Eating healthy has been shown to lead to better mental health. Better sleep. Overall, a better sense of happiness.
On the other hand, a poor diet can do a serious number on you, especially if you’re eating poorly in response to your stressors.
For instance, you may start to get acne breakouts. You’ll gain weight, particularly around your midsection. Your hair can start to fall out. These are all signs that your body needs you to eat healthier.
When you’re stressed, it’s more important than ever to treat your body right.
Sure, allow yourself a small treat here or there. But you should also reach for foods that will help nourish you when you need it most.
Foods high in Vitamin C and omega-3 fatty acids have been shown to help reduce your stress levels. So have complex carbohydrates, like whole grains.
Instead of inhaling that bag of kettle chips or an entire bar of chocolate, enjoy some strawberries or oranges. Have a nice filet of salmon over a bed of sautéed greens.
If you don’t feel like cooking, even a couple of slices of whole-wheat toast with peanut butter can hit the spot. You’ll get the much-needed dopamine rush without the carb-crash later on.
That way, you’ll feel healthier and happier – and not bloated and icky – when you’re facing stressful obstacles in your life.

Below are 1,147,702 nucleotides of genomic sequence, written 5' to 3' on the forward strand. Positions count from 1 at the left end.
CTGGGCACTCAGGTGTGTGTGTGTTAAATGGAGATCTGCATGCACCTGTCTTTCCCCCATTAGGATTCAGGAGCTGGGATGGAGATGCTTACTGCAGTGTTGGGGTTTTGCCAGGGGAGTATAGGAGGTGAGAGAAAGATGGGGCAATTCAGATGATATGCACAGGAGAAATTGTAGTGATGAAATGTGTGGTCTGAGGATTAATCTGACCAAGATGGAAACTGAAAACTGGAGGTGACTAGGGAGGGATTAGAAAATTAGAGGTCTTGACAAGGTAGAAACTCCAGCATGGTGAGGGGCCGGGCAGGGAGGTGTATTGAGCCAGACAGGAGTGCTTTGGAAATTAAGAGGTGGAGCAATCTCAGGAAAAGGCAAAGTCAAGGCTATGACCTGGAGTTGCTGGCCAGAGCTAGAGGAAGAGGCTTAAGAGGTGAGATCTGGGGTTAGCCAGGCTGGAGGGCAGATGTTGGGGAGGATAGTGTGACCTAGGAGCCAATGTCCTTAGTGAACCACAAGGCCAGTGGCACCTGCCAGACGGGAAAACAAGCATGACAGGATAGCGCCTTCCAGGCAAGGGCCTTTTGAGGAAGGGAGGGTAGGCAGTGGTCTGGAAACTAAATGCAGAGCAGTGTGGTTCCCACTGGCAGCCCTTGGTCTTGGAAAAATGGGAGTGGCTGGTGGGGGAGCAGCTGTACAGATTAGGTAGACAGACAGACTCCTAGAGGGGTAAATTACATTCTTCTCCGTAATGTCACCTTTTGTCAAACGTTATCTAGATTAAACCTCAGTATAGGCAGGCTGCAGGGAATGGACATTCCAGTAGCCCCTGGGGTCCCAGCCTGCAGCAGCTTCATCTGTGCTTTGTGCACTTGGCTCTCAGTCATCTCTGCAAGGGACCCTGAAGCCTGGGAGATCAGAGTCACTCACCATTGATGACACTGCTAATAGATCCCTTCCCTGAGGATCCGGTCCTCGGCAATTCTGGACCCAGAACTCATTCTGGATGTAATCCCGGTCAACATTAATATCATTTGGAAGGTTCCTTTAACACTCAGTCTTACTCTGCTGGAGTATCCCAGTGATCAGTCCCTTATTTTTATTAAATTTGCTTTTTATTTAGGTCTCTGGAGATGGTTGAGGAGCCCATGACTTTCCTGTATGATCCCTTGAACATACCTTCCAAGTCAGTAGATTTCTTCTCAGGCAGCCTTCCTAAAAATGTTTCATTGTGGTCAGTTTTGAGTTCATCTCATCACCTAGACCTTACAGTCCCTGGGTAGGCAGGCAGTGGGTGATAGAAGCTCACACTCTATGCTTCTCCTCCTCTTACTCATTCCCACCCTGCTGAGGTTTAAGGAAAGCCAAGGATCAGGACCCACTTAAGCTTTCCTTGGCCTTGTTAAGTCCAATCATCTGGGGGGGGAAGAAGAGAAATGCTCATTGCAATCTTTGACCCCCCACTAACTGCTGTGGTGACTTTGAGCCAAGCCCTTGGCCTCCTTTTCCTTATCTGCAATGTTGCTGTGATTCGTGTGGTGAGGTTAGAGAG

Burn Off Steam with a Good Workout
It’s so tempting to want to glue your behind to your favorite easy chair when you’re facing stress.
Ignore all responsibilities, turn on your favorite show, and just zone out until the stress finally passes.
Of course, just like overeating, turning into a lump on your sofa will feel good…at first. But after a while, you’ll start to feel sluggish, lethargic, and downright crummy.
If you’re also eating a poor diet, you’re going to get a double whammy of bad health decisions. Not only will you start to gain weight, but you’ll also feel much worse over time.
One of the best things you can do for yourself when stressed is to give yourself a chance to vent.
You can do it verbally, such as calling up a friend and airing your emotions out. Or you can offload them onto your spouse and let them be your emotional soundboard.
However, don’t underestimate the power of a good workout on your mood when you’re stressed out.